In the 1920s, Alfred Wegener proposed the continental drift theory. According to the Continental Drift Theory, one large continent known as Pangaea was covered by one large ocean named Panthalassa. Tethys Sea separated Pangaea into two enormous landmasses: Laurentian (Laurasia) to the north and Gondwanaland to the south. About 200 million years ago (Mesozoic Era, Triassic Period, Late Triassic Epoch), continents began to separate and drift apart.
Evidence Provided by Wegener
1.Jigsaw Fit and Physical Affinity
South America's Brazil seems to fit into the Gulf of Guinea (Africa).
Greenland appears to fit in well with the Canadian islands of Ellesmere and Baffin.
It seems that the west coasts of India, Madagascar, and Africa have been connected.
Along the mid-Atlantic ridge, North and South America on one side and Africa and Europe on the other fit.
The Caledonian and Hercynian mountains of Europe and the Appalachians of the United States seem to form a single, uninterrupted chain.
Tillite deposits are sedimentary rocks composed of glacial deposits. The Gondwana sedimentary system is located in India, Africa, the Falkland Islands, Madagascar, Antarctica, and Australia (all were previously part of Gondwana). Overall similarity indicates that the histories of these landmasses were extremely similar.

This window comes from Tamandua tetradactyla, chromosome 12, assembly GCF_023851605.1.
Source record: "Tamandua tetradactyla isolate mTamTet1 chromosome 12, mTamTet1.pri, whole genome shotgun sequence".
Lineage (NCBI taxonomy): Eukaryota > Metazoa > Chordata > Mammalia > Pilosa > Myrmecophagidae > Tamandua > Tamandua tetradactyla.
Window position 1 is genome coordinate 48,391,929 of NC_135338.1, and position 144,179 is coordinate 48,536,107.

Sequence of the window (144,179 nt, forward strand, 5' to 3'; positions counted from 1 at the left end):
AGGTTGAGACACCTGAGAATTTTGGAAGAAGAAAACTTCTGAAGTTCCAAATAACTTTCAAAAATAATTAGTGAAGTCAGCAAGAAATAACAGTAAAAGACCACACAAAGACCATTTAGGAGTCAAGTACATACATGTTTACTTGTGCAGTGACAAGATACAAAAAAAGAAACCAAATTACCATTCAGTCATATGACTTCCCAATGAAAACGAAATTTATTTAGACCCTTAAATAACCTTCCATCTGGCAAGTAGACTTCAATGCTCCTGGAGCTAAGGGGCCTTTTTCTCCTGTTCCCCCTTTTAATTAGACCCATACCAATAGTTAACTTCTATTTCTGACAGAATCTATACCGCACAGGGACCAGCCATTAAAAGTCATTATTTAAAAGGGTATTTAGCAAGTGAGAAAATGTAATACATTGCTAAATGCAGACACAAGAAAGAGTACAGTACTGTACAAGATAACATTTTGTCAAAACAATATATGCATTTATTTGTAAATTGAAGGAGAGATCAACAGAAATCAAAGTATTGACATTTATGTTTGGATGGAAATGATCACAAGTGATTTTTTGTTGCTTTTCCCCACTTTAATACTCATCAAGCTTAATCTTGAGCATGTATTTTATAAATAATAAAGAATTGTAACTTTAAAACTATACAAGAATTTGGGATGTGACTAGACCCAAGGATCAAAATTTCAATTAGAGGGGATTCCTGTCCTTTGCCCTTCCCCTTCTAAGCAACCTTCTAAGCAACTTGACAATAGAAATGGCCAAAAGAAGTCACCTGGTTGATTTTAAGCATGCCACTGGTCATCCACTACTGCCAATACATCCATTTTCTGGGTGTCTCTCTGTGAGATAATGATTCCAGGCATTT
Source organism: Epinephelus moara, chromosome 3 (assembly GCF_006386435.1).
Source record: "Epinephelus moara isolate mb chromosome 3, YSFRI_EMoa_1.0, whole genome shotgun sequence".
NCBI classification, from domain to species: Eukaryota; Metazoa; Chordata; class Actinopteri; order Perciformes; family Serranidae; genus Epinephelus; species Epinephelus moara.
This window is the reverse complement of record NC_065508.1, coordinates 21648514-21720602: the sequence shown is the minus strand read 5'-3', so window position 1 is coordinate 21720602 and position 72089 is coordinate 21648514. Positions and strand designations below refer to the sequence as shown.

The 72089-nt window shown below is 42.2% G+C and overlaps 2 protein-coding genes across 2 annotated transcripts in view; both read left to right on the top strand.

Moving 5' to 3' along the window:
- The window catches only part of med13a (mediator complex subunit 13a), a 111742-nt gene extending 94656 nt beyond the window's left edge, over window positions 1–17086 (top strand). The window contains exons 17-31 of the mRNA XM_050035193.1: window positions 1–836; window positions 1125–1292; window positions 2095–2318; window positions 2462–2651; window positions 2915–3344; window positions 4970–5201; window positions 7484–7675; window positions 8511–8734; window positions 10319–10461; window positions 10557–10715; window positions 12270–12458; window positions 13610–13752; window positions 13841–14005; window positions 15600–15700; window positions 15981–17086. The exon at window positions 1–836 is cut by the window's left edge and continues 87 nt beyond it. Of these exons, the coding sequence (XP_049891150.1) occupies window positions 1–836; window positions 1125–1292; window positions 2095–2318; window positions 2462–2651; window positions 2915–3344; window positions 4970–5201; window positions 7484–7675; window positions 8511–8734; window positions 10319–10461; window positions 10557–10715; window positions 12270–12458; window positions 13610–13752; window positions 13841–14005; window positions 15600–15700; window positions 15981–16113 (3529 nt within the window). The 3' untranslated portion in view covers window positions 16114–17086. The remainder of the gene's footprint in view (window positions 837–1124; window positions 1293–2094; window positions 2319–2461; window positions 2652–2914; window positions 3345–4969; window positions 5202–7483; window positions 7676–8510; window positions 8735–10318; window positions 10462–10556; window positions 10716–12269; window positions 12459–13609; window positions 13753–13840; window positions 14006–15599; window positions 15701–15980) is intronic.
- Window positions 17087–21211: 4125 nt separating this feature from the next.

Rich placer concentrations of gold are located on the Ghana coast (West Africa), but the source (gold-bearing veins) are in Brazil, and it is evident that the gold resources of Ghana originated from the Brazil plateau when the two continents were adjacent.
4.Distribution of Fossils
Observations of the presence of lemurs in India, Madagascar, and Africa prompted some to hypothesise the existence of a landmass called "Lemuria" connecting these three continents.
Mesosaurus was a tiny reptile suited to brackish water with shallow depths. These skeletons have only been discovered in South Africa and Brazil. Current separation between the two locations is 4,800 kilometres, with an ocean in between.
5.Age-Identical Rocks Across the Oceans
The band of 2,000 million-year-old rocks along the Brazilian coast coincides with those from western Africa.
Glossopteris vegetation in the Carboniferous rocks of India, Australia, South Africa, Falkland Islands (British overseas territory), Antarctica, etc. (all separated from the same landmass known as Gondwana) may be explained by the fact that the continents were formerly connected.
Forces responsible for Shift
Polar Fleeing Force
This is absurd, since these forces would have to be millions of times more powerful to cause a drift of this magnitude.
Several further combinations of fitting in unconnected landforms are possible. Continental Drift Theory shifts India’s position too much to the south, distorting its relationship with the Mediterranean Sea and the Alps.
Coastal features are temporary and subject to change.
Wegener was unable to explain why the drift occurred during the Mesozoic era and not earlier.
The oceans are not considered by the hypothesis.
Proofs are strongly dependent on generalised assumptions.
The forces of buoyancy, tides, and gravity are insufficient to move continents.
Modern theories (Plate Tectonics) acknowledge the existence of Pangaea and comparable landmasses, but they provide a vastly different explanation for the reasons of drift.